The rationale for moving has been developing for decades. Students in the early ‘60s had concerns about the chapel being built and preferred that the campus be moved closer to the heart of the GTU. Former president Phyllis Anderson was an early reader of the current national trends in lower seminary enrollment. One of her proposed solutions was the merger with a university, which has been accomplished with splendid and concerted effort. Another of her proposed solutions, considered by the previous Board of Directors, involved moving the seminary site. With this background of readiness, including the openness of the current Advisory Board and the faculty, a favorable site came on the market this past June. The 2000 Center Street location fit the requirements of the seminary’s mission in many ways, and the building’s owners viewed the offer favorably. These convergent events were supported by a motion of support from the Cal Lutheran Board of Regents to embrace this window of opportunity.
Does this move put us at a disadvantage with other seminaries?
While we don’t know the answer to this question, we do know that all of the other ELCA seminaries are taking major steps toward addressing size and space issues. None is going to stay just as they are. Two are merging, one other has merged with a university before us, and a fourth seminary has just announced such intentions. Another seminary has sold quite a bit of its property. We might lose students who want a tranquil setting to study, but expect to attract at least as many who are excited about studying in a vibrant city on the West Coast and who are interested in learning from our tremendous faculty.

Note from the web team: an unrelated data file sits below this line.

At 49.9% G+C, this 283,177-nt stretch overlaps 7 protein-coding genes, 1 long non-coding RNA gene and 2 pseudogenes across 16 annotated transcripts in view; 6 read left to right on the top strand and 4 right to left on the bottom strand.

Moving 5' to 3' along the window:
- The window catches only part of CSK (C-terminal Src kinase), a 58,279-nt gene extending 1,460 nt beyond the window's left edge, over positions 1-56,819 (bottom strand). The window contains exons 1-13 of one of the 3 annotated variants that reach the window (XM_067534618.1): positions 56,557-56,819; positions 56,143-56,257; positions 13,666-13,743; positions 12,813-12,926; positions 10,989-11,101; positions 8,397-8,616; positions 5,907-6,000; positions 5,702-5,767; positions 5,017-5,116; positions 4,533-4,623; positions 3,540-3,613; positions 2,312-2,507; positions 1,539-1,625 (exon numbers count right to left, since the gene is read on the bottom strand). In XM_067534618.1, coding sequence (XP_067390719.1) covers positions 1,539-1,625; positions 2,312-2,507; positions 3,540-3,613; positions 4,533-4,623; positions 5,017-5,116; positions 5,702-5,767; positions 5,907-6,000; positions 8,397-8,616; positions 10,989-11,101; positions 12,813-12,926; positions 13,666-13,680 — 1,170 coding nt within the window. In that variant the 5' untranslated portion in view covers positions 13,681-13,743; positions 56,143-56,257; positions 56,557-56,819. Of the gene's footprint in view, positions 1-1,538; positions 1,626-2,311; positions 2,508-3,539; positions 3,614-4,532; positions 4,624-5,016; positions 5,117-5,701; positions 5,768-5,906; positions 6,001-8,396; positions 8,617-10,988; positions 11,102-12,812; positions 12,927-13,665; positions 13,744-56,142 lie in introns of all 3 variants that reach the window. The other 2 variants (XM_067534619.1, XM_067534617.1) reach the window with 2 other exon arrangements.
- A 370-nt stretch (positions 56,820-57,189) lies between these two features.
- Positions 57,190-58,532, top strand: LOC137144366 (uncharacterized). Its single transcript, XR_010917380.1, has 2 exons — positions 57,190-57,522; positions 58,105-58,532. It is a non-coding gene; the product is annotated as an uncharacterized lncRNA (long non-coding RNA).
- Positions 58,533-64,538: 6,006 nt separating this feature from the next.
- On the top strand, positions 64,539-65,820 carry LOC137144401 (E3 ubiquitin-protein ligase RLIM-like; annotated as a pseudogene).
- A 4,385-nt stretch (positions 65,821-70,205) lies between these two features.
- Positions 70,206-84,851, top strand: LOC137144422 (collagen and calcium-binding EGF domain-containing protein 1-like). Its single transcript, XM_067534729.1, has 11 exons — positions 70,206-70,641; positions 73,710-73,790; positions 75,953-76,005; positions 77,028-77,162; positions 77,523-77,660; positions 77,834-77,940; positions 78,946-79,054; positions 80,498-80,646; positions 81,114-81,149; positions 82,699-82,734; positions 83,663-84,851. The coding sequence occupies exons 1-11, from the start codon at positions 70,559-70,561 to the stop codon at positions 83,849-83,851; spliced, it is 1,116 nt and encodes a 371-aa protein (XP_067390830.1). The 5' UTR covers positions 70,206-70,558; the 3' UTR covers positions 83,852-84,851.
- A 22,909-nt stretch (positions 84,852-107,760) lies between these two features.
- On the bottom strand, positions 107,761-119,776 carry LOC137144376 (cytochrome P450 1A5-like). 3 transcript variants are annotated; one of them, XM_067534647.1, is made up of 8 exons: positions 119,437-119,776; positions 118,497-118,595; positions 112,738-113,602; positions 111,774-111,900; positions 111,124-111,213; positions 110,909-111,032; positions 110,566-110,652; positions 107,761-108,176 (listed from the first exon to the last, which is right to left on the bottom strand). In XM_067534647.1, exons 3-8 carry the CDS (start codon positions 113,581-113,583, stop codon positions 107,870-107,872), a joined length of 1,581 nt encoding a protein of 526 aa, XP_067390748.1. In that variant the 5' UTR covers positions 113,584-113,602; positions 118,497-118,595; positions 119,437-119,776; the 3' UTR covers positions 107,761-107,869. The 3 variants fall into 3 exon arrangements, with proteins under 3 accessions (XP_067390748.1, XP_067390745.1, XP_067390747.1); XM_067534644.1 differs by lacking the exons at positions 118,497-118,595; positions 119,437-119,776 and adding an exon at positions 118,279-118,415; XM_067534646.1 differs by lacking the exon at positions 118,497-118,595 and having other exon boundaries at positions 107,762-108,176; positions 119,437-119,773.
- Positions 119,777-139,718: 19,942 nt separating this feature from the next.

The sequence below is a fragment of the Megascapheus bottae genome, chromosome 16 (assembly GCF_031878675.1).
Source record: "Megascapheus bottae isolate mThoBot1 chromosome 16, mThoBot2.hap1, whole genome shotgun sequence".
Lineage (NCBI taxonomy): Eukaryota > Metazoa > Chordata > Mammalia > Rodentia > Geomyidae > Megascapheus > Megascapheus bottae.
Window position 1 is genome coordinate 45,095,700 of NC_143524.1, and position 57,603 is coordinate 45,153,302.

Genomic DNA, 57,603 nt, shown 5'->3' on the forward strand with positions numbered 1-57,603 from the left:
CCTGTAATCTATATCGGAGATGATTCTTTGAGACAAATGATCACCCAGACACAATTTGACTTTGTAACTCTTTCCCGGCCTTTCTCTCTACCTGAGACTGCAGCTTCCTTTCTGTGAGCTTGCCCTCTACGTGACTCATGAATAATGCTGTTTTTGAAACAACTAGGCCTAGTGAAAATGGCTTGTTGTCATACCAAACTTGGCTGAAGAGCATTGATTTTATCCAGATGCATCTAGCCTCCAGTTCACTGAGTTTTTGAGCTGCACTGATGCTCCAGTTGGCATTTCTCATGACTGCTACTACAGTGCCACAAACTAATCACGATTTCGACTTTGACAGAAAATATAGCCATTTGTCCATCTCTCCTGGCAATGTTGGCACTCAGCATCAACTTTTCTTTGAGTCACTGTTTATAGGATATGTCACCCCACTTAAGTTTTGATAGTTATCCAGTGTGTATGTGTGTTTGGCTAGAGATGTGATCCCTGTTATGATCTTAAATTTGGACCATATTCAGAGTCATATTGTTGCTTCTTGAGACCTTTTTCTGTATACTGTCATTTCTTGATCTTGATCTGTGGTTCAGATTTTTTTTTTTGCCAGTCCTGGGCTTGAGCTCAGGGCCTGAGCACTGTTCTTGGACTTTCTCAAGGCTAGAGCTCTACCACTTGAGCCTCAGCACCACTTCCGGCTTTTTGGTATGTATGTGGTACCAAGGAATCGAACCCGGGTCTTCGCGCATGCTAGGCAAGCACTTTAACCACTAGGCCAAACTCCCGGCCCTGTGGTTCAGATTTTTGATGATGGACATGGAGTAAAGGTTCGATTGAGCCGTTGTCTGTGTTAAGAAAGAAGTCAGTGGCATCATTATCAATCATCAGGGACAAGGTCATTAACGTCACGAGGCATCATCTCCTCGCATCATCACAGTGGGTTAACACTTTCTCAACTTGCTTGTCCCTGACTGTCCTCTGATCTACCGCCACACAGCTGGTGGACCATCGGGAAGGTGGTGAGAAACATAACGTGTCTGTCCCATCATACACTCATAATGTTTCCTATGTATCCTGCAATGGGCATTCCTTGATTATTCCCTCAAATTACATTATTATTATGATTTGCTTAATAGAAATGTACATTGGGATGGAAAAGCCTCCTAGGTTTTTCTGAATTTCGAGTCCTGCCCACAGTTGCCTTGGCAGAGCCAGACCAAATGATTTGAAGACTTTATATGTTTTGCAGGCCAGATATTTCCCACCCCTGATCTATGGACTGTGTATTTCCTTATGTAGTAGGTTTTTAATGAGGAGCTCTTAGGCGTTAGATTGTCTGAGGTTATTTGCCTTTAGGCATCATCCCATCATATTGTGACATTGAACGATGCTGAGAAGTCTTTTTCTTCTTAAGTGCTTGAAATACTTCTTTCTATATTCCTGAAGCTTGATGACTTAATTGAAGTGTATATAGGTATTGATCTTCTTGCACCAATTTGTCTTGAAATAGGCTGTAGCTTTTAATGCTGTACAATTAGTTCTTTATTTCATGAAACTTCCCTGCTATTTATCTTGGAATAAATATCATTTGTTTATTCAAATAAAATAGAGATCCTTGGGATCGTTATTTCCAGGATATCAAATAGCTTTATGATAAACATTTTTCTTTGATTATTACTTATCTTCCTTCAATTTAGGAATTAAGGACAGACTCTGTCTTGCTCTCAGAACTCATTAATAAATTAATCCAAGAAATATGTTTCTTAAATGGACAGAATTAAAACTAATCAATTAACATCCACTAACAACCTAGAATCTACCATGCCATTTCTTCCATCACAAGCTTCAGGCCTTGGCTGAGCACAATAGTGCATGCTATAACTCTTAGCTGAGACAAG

Is this move a temporary stopping point on the way for relocation to Thousand Oaks?
There are two main reasons for PLTS to relocate at this time. The first is to be more engaged in the GTU and the urban setting as places for ministry training. The second is for greater sustainability. Each of these matters are very important for both the seminary and for the university. The move to downtown Berkeley will be for the long term if a reasonable level of sustainability can be achieved and the consortium of the Graduate Theological Union remains robust and effective and vital.
Can I visit the old campus one more time?
Yes, please do! Beasom Hall is open for overnight guests and costs only $35 per person per night. Contact Chelsea Pell at firstname.lastname@example.org or 510-559-2735 for more information. We also have scheduled open alum gatherings for February 14-16, March 14-16 and April 25-27 to which you are invited. And don’t forget the Decommissioning Worship Gathering on May 27.